Making sense of violent attacks

In the aftermath of this week's tragedy in Toronto, how do we come to the grips with such violence? And who do we blame?

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Michael TaubeLike most columnists, I’m usually inspired to write on topics that are aligned with my areas of interest. My usual fare is politics, history and economics, but I’ll sometimes write about art, sport, music, and even animation and comic strips.

Every once in a while, I’ll pick an issue that doesn’t perfectly fit in one of those wheelhouses. This is one of those moments.

Many Canadians were shocked to hear about a terrible incident that occurred on Monday afternoon. A rented white van going at top speed on Yonge Street between Finch and Sheppard Avenues in Toronto struck a number of pedestrians.

The driver briefly escaped from the area, although he’s now in custody. At least ten people are dead and as many as 16 are being treated for injuries.

According to one eyewitness, Ham Yu-Jin, “This is not a car accident.” He told Metroland Media, “I was in my car and I saw a white van going on the sidewalk. I heard a big bang and the van hit a bus shelter and hit people. I turned my car on and chased the van. I’m so lucky, I could have been hit.”

As I write this column, the reason for this horrifying series of hit-and-runs is unknown. The driver could have had some sort of a breakdown or was mentally unstable. It could have been a means of targeting specific individuals or groups. It could have been an act of terrorism. Or it could have been none of the above.

We’ll have to wait and see.

Unfortunately, the first things that came to my mind were recent Islamic terrorist attacks in Europe of a similar nature.

There was the December 2014 attack with a similar van at the Christmas market in Nantes, France. That was followed by the July 2016 attack using a cargo truck during Bastille Day in Nice, France, and the December 2016 attack with a semi-trailer truck at the Christmas market in Berlin, Germany.

It’s also difficult not to think about the 2014 shootings at Parliament Hill in Ottawa, the first true example of a homegrown terrorist attack on Canadian soil.

Michael Zehaf-Bibeau, a convert to Islam, killed Cpl. Nathan Cirillo at the National War Memorial with a rifle. He went on injure several people, including House of Commons Const. Samearn Son, and entered Centre Block. He was eventually shot and killed, thanks to the intervention of several brave souls, including then-sergeant-at-arms Kevin Vickers (now Canadian ambassador to Ireland).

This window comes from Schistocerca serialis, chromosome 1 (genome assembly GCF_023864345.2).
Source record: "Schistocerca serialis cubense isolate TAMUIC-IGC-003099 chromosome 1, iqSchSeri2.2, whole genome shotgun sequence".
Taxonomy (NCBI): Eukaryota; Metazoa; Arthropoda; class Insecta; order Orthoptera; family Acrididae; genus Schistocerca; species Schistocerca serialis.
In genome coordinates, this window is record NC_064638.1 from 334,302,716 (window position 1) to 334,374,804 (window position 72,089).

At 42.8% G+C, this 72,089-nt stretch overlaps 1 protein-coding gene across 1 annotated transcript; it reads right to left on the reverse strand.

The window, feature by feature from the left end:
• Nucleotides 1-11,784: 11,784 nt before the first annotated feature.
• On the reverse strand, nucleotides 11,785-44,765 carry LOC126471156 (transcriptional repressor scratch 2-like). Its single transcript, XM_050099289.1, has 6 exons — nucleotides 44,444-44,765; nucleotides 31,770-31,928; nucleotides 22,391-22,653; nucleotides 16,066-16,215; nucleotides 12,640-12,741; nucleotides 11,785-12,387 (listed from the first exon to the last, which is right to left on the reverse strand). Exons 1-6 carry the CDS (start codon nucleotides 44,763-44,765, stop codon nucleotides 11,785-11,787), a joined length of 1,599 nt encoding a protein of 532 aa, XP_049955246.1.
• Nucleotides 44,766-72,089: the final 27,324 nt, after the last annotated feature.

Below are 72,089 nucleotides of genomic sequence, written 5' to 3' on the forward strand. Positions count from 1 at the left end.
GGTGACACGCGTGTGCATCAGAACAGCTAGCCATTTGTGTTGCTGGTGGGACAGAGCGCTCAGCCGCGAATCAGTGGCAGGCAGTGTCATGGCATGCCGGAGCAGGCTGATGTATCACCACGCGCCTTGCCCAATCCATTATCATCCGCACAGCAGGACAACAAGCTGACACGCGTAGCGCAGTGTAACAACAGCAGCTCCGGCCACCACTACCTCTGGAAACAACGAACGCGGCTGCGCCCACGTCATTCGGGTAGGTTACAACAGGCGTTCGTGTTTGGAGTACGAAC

With respect to Monday’s Toronto incident, the political ramifications are quite varied.

If it has to do with terrorism, Canadians must remain vigilant and not put their heads in the sand. If the driver turns out to be ill or disturbed, this will lead to a new discussion about federal and provincial funding related to treating mental health. If he was targeting someone, this becomes a municipal issue dealing with safety, security and policing.

And if it was something completely different, what on earth was it related to?

That’s a lot to digest in a short period of time. Nevertheless, it’s something that Prime Minister Justin Trudeau, Ontario Premier Kathleen Wynne and Toronto Mayor John Tory, among others, will have to deal with immediately and effectively.

Indeed, the attack in Toronto may not be tied to any previous European examples of using a vehicle to kill and injure people, or any acts of terror from 9/11 on. The fact that it’s so easy for many of us to think along these lines is both regrettable and, to be perfectly honest, part of our new reality.

I’m hoping that next week’s column returns to my usual fare of critiquing politics, politicians and political parties.

Alas, nothing is ever certain in the modern news cycle.

Troy Media columnist and political commentator Michael Taube was a speechwriter for former Prime Minister Stephen Harper.


violent attacks, toronto

The views, opinions and positions expressed by columnists and contributors are the author’s alone. They do not inherently or expressly reflect the views, opinions and/or positions of our publication.

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